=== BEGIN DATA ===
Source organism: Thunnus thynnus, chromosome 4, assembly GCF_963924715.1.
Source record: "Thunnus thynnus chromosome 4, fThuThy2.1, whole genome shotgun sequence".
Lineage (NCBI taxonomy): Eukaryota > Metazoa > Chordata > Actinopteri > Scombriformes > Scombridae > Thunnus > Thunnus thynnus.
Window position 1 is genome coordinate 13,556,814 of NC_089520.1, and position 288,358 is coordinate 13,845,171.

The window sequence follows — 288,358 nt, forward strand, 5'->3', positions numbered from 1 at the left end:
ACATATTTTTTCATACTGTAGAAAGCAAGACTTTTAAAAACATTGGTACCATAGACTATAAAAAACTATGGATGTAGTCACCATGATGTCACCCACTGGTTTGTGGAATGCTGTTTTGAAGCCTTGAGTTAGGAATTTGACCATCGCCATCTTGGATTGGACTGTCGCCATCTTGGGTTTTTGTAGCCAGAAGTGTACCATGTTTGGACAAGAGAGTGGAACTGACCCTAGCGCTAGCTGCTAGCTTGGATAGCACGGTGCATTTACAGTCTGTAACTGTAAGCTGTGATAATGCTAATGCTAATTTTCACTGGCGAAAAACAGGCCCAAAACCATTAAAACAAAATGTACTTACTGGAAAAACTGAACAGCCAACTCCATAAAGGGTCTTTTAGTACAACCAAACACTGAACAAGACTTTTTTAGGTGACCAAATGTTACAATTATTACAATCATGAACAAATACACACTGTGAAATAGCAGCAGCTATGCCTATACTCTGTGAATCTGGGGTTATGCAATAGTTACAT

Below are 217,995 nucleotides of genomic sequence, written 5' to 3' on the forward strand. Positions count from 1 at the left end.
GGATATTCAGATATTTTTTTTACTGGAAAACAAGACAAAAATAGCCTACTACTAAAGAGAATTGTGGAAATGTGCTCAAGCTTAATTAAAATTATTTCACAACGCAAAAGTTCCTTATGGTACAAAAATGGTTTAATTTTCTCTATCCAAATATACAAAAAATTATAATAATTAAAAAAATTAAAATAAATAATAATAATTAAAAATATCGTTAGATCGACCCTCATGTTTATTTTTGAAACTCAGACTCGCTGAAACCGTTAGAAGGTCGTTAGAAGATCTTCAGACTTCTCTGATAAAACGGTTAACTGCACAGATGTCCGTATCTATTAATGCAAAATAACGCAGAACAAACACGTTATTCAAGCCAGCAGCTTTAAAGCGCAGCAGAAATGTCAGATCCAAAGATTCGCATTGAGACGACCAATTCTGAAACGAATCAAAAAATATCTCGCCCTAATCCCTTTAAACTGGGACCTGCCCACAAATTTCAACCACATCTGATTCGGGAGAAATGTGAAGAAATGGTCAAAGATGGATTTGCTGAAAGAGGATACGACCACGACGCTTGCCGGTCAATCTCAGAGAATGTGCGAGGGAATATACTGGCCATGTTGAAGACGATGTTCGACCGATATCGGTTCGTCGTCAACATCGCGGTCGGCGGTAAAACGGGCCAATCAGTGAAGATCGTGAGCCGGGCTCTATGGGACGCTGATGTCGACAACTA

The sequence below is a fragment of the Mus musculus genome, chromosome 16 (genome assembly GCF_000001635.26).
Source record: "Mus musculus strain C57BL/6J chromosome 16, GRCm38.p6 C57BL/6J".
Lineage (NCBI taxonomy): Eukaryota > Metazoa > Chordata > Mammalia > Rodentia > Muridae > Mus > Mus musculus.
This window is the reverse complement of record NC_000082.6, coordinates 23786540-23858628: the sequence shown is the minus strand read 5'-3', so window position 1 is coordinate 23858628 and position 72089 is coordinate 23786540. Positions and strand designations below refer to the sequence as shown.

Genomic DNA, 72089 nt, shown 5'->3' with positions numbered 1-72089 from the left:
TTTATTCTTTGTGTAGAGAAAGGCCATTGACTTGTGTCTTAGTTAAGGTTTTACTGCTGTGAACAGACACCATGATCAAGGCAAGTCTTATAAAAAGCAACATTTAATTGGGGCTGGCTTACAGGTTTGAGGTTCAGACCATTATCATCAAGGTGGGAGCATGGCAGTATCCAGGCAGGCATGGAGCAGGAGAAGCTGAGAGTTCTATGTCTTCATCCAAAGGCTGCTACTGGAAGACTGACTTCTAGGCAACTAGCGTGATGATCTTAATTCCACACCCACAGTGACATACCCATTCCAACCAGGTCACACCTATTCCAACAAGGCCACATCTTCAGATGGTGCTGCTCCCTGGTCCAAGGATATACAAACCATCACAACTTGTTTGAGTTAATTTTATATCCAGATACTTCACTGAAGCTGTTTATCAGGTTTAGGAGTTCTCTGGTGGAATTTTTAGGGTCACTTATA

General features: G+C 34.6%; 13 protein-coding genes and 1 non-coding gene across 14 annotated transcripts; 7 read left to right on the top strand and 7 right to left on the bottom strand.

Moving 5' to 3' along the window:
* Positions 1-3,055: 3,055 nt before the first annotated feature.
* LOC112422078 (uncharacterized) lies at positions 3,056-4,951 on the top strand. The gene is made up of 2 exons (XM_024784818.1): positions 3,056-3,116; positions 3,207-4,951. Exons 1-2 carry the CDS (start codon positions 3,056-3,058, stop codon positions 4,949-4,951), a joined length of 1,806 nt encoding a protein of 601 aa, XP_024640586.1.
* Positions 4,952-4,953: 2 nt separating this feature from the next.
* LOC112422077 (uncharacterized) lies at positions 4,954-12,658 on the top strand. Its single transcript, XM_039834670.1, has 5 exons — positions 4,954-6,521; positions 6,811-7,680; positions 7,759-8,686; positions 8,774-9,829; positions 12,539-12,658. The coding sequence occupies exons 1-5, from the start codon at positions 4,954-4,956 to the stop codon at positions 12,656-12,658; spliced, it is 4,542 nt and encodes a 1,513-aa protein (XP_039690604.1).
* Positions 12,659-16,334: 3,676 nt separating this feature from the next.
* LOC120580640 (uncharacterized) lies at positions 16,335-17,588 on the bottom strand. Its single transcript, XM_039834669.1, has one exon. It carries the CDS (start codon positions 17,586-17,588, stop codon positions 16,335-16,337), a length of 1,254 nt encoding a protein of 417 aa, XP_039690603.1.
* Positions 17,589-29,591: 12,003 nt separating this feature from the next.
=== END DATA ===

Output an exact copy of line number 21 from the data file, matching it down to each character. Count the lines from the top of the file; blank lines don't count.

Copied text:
* Positions 12,659-16,334: 3,676 nt separating this feature from the next.